Practical Challenges to Recovery
Meanwhile, the Business Council of Westchester (BCW) has shared valuable insights gleaned from its Economic Recovery Task Force — made up of business leaders from Westchester’s private and public sectors — in a report over the summer, “Economic Recovery Task Force Report with Additional Strategies and Recommendations to Assist County’s Reemergence from the Pandemic.” Task-force members were asked to submit key issues that their respective industries will need to address during the reemergence process, which were sent to the governor and county executive, explains BCW president and CEO Marsha Gordon.
The report catalogs the challenges that face reopening economic sectors ranging from the arts and entertainment to hospitality, healthcare, and small business. The BCW is calling for measures such as consistent health and safety requirements for employees and customers, free PPE for employees and customers, a cessation of unemployment payments to encourage workers to come back to work, better access to COVID testing and results, and assistance with signage and messaging to ease employee and consumer concerns.
“This is information coming from businesspeople who have to deal with this every day,” says Gordon. “I think it was important to have this document done, so the elected leaders can see what is happening on the ground.”
Addressing Systemic Inequality
Romita of the WCA says county leaders also need to address systemic inequities that became more visible during the pandemic. Noting that more than 2,200 Westchester County residents have died during the pandemic [at press time] and that Black and Hispanic communities have been affected disproportionately because of factors such as unequal access to healthcare, WCA’s Post-Pandemic Working Group (a committee of business, government, nonprofit, and academic leaders) has called for a recovery plan that focuses on healthcare, affordable housing, sustainability, expanded digital connectivity, and closing the digital divide, according to its September 2020 report, “Towards a Stronger Future.”
With a recent survey by the WCA identifying healthcare/life sciences as the “single most important industry for Westchester’s economic future,” the WCA has also initiated the Healthcare Workforce Talent Project, to identify the greatest hiring needs in the region.
“The focus is more on helping the companies that are here to grow and attract more businesses, recognizing that the types of jobs associated with those businesses are quality jobs and have a positive impact on the rest of the economy.”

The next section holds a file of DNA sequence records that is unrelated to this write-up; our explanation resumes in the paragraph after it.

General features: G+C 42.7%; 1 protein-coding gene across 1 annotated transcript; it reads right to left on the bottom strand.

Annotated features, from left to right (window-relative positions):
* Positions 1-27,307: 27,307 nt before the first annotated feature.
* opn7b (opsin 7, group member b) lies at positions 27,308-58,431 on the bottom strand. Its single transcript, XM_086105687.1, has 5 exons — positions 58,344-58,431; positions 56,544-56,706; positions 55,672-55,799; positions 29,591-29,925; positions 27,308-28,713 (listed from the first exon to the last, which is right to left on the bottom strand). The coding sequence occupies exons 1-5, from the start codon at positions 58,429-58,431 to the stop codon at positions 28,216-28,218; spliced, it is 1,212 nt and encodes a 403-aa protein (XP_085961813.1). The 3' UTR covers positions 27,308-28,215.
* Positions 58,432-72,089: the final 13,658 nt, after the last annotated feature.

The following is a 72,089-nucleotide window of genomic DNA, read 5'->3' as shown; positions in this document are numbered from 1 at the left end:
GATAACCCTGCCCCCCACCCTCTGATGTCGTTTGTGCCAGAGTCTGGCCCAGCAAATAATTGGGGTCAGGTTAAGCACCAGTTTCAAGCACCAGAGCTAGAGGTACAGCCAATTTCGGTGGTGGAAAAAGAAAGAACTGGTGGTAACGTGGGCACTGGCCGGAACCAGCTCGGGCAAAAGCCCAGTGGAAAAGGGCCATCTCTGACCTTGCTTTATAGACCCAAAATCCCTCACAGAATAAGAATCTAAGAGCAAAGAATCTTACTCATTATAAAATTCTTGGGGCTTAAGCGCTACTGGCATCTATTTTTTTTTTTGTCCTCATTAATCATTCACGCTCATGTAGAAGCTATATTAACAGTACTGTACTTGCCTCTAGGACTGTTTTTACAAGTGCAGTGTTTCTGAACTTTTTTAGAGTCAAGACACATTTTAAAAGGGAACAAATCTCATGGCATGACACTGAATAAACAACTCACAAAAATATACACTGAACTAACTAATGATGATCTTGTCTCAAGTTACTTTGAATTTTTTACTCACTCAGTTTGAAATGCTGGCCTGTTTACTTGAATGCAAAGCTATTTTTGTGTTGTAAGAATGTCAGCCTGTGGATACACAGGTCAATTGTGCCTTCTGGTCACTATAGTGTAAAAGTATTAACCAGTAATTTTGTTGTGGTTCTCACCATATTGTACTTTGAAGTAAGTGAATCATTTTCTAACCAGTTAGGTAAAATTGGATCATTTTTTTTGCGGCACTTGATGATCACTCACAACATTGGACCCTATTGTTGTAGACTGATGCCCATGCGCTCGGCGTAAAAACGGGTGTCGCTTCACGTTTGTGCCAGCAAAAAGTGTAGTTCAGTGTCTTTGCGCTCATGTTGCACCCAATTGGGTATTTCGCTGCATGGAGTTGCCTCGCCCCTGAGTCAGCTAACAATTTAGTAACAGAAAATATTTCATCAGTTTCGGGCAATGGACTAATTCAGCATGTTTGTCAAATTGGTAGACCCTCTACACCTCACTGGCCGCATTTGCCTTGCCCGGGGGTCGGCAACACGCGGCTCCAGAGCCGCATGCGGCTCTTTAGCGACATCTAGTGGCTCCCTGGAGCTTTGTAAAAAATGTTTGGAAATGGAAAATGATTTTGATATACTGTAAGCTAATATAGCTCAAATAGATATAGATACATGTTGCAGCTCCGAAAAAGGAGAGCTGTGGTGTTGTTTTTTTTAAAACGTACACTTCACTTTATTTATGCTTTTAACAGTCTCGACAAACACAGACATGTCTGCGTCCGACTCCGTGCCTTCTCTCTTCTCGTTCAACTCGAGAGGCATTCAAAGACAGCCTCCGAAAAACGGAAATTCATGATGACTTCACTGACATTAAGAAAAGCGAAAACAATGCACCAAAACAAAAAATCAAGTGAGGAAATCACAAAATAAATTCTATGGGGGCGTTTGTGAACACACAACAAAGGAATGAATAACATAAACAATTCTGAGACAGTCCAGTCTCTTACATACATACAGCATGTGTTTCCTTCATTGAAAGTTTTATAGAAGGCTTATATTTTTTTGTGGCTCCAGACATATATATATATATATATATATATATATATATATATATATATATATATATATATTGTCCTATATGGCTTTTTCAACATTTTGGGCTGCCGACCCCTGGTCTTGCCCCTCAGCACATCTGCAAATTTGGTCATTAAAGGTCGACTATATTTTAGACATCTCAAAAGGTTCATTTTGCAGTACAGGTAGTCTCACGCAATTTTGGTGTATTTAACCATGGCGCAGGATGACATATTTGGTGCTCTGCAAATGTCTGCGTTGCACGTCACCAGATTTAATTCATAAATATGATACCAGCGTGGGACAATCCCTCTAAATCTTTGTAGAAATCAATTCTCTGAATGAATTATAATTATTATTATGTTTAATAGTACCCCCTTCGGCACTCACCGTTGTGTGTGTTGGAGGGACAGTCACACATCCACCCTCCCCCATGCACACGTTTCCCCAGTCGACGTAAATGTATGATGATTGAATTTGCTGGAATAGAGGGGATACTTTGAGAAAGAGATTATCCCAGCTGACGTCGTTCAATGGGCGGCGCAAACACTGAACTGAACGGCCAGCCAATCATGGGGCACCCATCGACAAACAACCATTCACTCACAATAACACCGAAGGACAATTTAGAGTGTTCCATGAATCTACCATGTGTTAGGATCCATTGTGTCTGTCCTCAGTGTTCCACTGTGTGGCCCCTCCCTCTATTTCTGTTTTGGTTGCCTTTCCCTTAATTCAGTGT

—Harold King, President, Council of Industry
Prioritizing Real Estate Development
The WCA’s Post-Pandemic Working Group has, in addition, partnered with Pace University’s Land Use Law Center to create a new chapter for the group’s “Policy Playbook,” which is focused on affordable housing and includes policy recommendations, model zoning ordinances, best practices, and resources for training and funding to help the county move forward. Through the Pace partnership and the Housing Action Council, the WCA has also launched an Employer-Assisted Housing Program. This will enable employers to connect employees to grants and services that may help them secure affordable housing. “This is about trying to attract a local workforce — teachers, nurses, police officers, accountants — and make sure they have a place to live,” says Romita.
Some towns have already embarked on new workforce-housing development projects. In New Rochelle, the NRP Group broke ground in December on a $97 million project called the Renaissance, a 179-unit workforce-development housing project targeting tenants earning 30% to 80% of the median income for the area. In Peekskill, Wilder Balter Partners broke ground on an 82-unit, $51 million five-story residential complex at 645 Main in September 2020 in an area slated for revitalization under Peekskill’s Downtown Revitalization Initiative Grant from New York State. The building will focus on serving residents making 40% to 80% of the median income in the area.